The View From Here

The View From Here

Written by: Space Foundation Editorial Team

As this issue of Space Watch goes to "press," the global space community is just days away from convening the 24th National Space Symposium. And that means that about two weeks ago the Space Foundation began celebrating its Silver Anniversary. We're 25 years young, and the view from here is that the current challenging political and economic environment presents us with a sterling silver moment of opportunity.

But first, a little fanfare, hoopla, and ballyhoo!

The Space Foundation was founded March 21, 1983, as an IRS 501 (c)(3) organization "to foster, develop and promote, among the citizens of the United States of America and among other people of the world ... a greater understanding and awareness ... of the practical and theoretical utilization of space ... for the benefit of civilization and the fostering of a peaceful and prosperous world." We like to think that we've remained true to that purpose. One way to measure our success is to look at the purpose and goals of the Foundation, which were laid out by our founders in the program book of the 1st National Space Symposium:

To help shape America's future in space for the benefit of all.


  • Inform America's leaders, media, and citizens about space and the hope it offers for peace and prosperity
  • Establish a space research program to conduct objective studies which will serve science, education, government, and industry
  • Foster a commitment by educators to expand programs to prepare youth for living and thriving in a high-tech space-oriented environment
  • Develop a network of Foundation members to share in the knowledge of space activities
  • Build a Space Foundation museum, library, planetarium, research center, and administration facility

Looking back at these aims set 25 years ago, it seems remarkable that the organization could remain so well focused for so long. After all, I will admit that over the past decade, we've grown in service to this great industry guided primarily by customer requirements and strategic planning that has shaped how we meet those customer requirements. I will "fess up" that during my time here, we never consulted the original "Purpose and Goals" document published 24 years ago.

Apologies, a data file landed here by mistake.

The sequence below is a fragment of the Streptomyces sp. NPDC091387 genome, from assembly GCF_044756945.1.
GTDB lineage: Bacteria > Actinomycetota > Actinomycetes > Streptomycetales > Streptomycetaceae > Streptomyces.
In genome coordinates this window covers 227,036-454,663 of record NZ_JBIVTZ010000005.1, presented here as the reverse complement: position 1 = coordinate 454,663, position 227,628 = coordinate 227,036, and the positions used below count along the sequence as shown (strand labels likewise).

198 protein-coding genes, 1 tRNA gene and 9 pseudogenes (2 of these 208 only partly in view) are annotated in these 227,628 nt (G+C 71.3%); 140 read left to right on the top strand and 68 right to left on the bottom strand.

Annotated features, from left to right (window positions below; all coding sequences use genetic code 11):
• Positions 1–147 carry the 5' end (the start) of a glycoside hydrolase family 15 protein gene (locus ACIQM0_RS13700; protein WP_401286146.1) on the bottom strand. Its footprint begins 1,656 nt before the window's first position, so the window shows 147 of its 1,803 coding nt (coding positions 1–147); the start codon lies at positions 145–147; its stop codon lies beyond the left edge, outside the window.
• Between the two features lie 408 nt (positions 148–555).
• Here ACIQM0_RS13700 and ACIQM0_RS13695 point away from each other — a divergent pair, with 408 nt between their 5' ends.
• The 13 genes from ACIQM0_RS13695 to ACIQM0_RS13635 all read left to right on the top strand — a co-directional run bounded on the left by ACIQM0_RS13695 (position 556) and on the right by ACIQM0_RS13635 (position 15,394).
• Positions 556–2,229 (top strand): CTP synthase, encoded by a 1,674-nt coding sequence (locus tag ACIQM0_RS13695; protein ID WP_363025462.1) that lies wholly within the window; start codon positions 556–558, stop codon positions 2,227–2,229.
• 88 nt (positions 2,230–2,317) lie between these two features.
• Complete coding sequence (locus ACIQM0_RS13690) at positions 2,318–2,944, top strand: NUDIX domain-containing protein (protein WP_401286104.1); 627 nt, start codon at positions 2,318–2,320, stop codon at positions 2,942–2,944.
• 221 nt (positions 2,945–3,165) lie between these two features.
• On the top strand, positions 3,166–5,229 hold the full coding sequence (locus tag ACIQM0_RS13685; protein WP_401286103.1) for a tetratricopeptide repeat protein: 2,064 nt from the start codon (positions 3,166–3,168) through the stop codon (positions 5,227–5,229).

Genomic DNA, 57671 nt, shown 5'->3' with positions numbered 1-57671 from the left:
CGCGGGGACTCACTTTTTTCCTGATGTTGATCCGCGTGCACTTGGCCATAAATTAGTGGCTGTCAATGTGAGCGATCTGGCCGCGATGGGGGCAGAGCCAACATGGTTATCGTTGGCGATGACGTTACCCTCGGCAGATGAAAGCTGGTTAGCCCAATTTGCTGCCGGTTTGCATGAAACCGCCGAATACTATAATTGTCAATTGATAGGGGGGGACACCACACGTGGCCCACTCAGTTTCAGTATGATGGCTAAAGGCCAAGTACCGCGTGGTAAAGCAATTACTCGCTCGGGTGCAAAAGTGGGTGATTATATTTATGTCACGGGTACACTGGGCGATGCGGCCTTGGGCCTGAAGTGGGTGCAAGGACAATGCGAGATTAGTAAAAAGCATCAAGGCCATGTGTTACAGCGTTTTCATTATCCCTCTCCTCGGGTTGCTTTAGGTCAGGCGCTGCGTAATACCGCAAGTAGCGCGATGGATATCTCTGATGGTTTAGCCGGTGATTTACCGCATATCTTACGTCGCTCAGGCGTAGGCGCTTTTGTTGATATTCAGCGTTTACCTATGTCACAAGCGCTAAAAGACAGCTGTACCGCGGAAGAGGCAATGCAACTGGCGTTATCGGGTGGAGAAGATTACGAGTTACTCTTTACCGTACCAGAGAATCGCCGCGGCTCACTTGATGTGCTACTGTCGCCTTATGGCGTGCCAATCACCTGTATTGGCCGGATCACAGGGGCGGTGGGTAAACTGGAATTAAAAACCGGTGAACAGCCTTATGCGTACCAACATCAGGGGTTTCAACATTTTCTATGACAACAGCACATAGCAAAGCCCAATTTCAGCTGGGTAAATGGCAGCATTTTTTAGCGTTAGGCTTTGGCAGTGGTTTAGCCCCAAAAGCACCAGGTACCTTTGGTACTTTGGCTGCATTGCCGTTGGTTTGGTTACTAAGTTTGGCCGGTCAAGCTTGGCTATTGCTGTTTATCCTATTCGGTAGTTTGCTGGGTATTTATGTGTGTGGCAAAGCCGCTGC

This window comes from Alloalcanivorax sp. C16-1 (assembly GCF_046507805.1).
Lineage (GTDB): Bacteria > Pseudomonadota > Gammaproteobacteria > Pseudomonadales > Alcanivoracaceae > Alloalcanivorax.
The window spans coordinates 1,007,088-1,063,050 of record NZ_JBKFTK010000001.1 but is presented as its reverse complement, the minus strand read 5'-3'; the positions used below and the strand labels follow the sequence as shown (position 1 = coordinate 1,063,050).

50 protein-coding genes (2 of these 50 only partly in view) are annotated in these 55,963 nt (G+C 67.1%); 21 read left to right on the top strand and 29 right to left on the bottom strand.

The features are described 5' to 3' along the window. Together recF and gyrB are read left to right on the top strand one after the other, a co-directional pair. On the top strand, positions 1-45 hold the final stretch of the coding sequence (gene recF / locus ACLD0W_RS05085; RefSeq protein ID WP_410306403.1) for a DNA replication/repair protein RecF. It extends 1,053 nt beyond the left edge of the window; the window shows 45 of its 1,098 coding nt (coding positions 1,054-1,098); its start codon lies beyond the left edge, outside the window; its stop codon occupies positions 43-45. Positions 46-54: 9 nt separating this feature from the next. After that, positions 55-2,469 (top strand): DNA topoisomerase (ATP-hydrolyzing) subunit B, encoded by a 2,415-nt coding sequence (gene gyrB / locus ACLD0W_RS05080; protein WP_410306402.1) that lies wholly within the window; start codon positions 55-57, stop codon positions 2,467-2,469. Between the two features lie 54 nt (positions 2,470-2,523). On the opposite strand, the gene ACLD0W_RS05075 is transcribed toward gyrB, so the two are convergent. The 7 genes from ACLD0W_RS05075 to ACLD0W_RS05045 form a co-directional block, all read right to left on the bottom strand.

And yet, remarkably, we have not strayed one iota from the path laid down by our visionary founders. With the exception of the museum and planetarium project, we have consistently pursued those goals. We've focused on building the industry network, educating and informing citizens and leaders, supporting and revolutionizing education, and developing a credible research and analysis capability.

That is really remarkable institutional focus and continuity of purpose. I know that in most areas, we have grown beyond what our founders envisioned. And I know that at the 25-year mark, we've only just begun.

That's because a lot of work remains to be done if we are to ensure a prominent place for America in the next 25, 50, or 100 years of the space age. Space has become so ingrained in our culture that we take it for granted. Increasingly, we do so at our own peril as the technological edge which has ensured U.S. national security and America's leadership in the world is eroded by lethargy, apathy, and a lack of investment from within, and increased competition from without.